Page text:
The first result in Google search has an average click-through rate of 28.5%. That’s according to a new study by Sistrix.
After the first result, the average click-through rate almost gets cut in half, dropping to 15%.
There’s quite a bit more to the study that you’ll appreciate if you’re serious about SEO — Let’s dive in.
The Importance of Clicks in Google Search
You spend a lot of time and money ensuring that your content reaches the top of the search engine results pages (SERPs). But what good is a high rank if you don’t get clicks?
For example, after the first result, the average click-through-rate depreciates to half the value. Links in position three receive a CTR of just 11% and position 10 links gets a click-through rate of only 2.5%.
Sistrix analyzed more than 80 million keywords and billions of search results to gain more insight into click-through rates from search.
That’s not the only reason, though. Sistrix claims that most of the previous CTR studies focused on the behavior of desktop users. Nowadays, mobile searches are more popular than desktop searches in most countries.
In other words, current knowledge about average CTR in Google search is obsolete.
Finally, the Sistrix study also accounted for different SERP layouts. As you may have noticed, sometimes search results include rich snippets and knowledge boxes that look different from simplistic, line-by-line results.
Sistrix compared similar SERP layouts to get an accurate read on clicks.
Please note, Ignite Visibility did their own study and found much different data. Click here to read the study we recently released on CTR and position.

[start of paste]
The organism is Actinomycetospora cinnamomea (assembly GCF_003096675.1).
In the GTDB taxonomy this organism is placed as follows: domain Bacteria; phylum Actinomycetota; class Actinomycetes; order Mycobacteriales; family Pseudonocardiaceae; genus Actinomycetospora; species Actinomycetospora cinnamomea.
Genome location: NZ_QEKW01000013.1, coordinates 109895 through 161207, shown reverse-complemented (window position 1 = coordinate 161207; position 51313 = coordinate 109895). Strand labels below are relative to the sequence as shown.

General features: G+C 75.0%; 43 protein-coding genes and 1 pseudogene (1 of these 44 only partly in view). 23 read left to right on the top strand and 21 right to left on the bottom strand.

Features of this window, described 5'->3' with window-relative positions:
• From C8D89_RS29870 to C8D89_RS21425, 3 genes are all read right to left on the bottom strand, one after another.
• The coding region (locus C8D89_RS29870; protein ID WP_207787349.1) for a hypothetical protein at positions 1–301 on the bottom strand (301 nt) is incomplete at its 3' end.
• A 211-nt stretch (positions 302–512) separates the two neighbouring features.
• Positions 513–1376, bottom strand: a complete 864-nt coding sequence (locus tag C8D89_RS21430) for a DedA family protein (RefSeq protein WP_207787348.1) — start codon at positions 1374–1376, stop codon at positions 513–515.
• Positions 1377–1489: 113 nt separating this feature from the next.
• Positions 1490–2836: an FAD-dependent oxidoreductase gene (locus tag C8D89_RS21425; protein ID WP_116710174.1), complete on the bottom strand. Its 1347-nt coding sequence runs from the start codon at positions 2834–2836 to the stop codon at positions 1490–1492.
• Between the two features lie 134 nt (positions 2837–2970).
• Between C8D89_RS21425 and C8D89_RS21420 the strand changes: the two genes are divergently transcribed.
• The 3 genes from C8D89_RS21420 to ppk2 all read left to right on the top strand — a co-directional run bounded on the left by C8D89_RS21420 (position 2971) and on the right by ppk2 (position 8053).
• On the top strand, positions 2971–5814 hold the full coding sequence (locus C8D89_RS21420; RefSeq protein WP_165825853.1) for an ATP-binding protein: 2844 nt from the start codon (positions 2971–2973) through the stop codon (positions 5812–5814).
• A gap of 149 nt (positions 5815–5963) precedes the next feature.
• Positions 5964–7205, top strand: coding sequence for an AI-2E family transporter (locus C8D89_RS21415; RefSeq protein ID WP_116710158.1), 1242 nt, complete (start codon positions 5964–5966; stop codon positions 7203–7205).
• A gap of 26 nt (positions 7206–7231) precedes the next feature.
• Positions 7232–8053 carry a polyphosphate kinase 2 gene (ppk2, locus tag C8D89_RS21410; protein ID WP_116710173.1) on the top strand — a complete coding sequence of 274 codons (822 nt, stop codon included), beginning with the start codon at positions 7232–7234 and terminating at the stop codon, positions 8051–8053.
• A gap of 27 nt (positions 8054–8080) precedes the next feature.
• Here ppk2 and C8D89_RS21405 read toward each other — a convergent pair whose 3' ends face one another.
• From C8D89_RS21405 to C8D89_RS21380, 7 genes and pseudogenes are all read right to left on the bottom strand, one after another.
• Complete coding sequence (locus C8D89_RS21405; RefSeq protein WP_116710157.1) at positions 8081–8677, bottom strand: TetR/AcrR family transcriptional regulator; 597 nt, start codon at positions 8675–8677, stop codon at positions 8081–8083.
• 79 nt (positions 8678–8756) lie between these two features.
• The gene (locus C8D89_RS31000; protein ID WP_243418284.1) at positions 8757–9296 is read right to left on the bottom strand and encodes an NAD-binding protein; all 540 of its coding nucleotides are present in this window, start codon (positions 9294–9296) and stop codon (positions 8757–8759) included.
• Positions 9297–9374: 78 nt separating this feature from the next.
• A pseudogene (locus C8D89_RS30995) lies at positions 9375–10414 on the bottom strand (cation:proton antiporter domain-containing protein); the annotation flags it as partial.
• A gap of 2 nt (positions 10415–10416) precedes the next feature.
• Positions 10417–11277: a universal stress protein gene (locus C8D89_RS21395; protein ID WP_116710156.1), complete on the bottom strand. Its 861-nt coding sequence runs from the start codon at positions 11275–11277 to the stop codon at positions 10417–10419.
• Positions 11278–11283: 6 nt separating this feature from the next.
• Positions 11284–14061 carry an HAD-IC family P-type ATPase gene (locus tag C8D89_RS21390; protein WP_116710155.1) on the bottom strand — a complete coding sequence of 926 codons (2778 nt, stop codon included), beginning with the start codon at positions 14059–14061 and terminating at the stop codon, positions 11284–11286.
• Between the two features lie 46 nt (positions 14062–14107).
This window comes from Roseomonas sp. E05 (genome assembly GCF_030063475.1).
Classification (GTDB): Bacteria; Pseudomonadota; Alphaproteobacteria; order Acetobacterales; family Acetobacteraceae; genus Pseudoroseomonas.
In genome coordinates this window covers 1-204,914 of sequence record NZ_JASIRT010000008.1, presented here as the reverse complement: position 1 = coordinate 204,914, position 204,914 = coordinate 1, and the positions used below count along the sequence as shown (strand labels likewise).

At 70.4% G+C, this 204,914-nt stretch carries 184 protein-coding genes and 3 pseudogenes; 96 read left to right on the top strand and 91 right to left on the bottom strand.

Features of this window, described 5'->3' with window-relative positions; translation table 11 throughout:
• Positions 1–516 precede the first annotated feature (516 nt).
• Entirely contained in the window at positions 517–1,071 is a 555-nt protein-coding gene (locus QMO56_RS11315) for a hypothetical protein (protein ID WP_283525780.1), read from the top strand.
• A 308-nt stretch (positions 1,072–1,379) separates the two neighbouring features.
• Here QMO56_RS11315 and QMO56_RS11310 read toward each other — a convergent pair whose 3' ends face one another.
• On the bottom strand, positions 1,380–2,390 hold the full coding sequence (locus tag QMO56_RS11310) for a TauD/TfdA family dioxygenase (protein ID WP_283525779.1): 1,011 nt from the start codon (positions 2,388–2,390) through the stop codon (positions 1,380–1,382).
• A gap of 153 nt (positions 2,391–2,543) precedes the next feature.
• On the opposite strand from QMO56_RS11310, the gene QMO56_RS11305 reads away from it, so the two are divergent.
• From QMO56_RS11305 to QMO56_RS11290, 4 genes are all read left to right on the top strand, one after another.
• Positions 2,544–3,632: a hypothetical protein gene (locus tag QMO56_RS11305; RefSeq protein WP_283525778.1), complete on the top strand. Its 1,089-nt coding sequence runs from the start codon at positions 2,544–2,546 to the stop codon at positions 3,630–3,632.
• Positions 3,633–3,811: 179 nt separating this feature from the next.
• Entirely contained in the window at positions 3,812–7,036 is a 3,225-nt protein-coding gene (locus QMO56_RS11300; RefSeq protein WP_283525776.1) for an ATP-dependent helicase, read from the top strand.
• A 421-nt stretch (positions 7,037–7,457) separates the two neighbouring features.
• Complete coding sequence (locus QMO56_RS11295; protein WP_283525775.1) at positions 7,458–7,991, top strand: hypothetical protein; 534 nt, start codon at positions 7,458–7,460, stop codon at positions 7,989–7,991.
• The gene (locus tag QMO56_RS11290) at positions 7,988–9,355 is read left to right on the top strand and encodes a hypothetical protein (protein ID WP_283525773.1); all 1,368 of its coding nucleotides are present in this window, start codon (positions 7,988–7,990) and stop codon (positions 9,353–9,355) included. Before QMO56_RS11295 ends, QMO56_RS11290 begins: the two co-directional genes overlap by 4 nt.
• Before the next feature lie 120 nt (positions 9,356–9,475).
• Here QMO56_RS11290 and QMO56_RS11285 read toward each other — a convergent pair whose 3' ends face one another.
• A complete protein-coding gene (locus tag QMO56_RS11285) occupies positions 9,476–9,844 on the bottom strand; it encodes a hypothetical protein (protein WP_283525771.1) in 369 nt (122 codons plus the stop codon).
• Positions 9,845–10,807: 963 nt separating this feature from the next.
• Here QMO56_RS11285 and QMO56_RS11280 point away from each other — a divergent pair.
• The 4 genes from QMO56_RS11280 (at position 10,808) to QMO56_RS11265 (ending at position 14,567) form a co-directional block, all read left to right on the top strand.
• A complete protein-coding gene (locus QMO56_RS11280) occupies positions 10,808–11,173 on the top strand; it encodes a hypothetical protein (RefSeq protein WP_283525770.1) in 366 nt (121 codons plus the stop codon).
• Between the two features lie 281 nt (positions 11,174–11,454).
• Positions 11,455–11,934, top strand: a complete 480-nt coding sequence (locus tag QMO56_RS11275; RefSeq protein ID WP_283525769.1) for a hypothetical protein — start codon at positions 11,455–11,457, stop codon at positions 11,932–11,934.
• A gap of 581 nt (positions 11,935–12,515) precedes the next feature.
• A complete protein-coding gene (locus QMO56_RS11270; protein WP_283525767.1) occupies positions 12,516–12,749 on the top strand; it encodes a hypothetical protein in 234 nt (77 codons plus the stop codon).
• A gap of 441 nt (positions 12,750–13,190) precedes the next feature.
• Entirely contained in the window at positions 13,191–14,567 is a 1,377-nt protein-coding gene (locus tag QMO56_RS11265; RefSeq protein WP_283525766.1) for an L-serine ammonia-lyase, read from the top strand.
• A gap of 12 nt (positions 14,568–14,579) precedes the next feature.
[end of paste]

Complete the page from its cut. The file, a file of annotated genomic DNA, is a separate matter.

Average Organic Search Result CTR
Most of the keywords in the study delivered “purely organic” results. Those are results that include 10 blue links with no knowledge box or rich results.
You can usually see those kinds of results with obscure, long-tail keywords.
According to the study, the top result on a purely organic page delivers a 34.2% click-through rate. Once again, the second result’s average CTR in Google searches stands at half that (17.1%).
By the way, that means the average CTR for purely organic results is higher than the average CTR overall. That’s one reason why it’s a great idea to rank for long-tail keywords.
Results with Sitelinks
Results with sitelinks deliver an even higher average click-through rate than links on purely organic pages.
If you’re unfamiliar with sitelinks, they’re rich results in Google search that lead to subpages. They take up extra space in the results list.
Just go to Google and search for “Mashable” and you’ll see a result with sitelinks at the top.
Usually, as in the example I gave above, people who see results with sitelinks are looking for a specific website. That’s probably why the CTR for Position 1 is almost 47%.
Pro-tip: be sure to rank for your brand name.
The Sistrix study pours some cold water on the need to land a featured snippet.
According to the research, Position 1 results with featured snippets earn a 23.3% click-through rate. That’s about 5% below the average value for that position.
However, the second-place finisher in a results page that includes featured snippets lands a 20.5% CTR. That’s about five percentage points higher than the average click-through rate for that position.
Results with Knowledge Panels fare even worse than results with featured snippets.
They earn a 16.8% CTR in Position 1 and a 13.2% CTR in Position 2.
Why? Probably because people find the info they need in the panel and don’t need to click on the link for more details.
Wrapping It Up
There’s a lot more great info to glean from the Sistrix study. I suggest you check it out for yourself.
Also, take on this action item: optimize your website to get clicks in the search results and not just earn rank. That’s how you’ll reach people in your target market.